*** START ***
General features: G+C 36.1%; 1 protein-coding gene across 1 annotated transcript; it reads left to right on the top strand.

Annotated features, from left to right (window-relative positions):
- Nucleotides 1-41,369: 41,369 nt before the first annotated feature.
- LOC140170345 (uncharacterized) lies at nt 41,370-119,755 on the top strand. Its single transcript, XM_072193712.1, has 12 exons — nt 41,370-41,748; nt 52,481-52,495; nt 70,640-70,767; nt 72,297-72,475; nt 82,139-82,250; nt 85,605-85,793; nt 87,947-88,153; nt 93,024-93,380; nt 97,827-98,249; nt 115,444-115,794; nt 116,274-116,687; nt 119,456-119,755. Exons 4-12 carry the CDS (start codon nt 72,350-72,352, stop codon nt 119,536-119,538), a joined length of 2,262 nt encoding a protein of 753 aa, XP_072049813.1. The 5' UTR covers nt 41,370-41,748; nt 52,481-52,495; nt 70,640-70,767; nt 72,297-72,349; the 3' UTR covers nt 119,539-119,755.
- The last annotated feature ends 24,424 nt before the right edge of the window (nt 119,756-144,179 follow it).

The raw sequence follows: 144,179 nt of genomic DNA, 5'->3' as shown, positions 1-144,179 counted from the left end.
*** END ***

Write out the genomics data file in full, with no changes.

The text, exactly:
General features: G+C 36.1%; 1 protein-coding gene across 1 annotated transcript; it reads left to right on the top strand.

Annotated features, from left to right (window-relative positions):
- Nucleotides 1-41,369: 41,369 nt before the first annotated feature.
- LOC140170345 (uncharacterized) lies at nt 41,370-119,755 on the top strand. Its single transcript, XM_072193712.1, has 12 exons — nt 41,370-41,748; nt 52,481-52,495; nt 70,640-70,767; nt 72,297-72,475; nt 82,139-82,250; nt 85,605-85,793; nt 87,947-88,153; nt 93,024-93,380; nt 97,827-98,249; nt 115,444-115,794; nt 116,274-116,687; nt 119,456-119,755. Exons 4-12 carry the CDS (start codon nt 72,350-72,352, stop codon nt 119,536-119,538), a joined length of 2,262 nt encoding a protein of 753 aa, XP_072049813.1. The 5' UTR covers nt 41,370-41,748; nt 52,481-52,495; nt 70,640-70,767; nt 72,297-72,349; the 3' UTR covers nt 119,539-119,755.
- The last annotated feature ends 24,424 nt before the right edge of the window (nt 119,756-144,179 follow it).

The raw sequence follows: 144,179 nt of genomic DNA, 5'->3' as shown, positions 1-144,179 counted from the left end.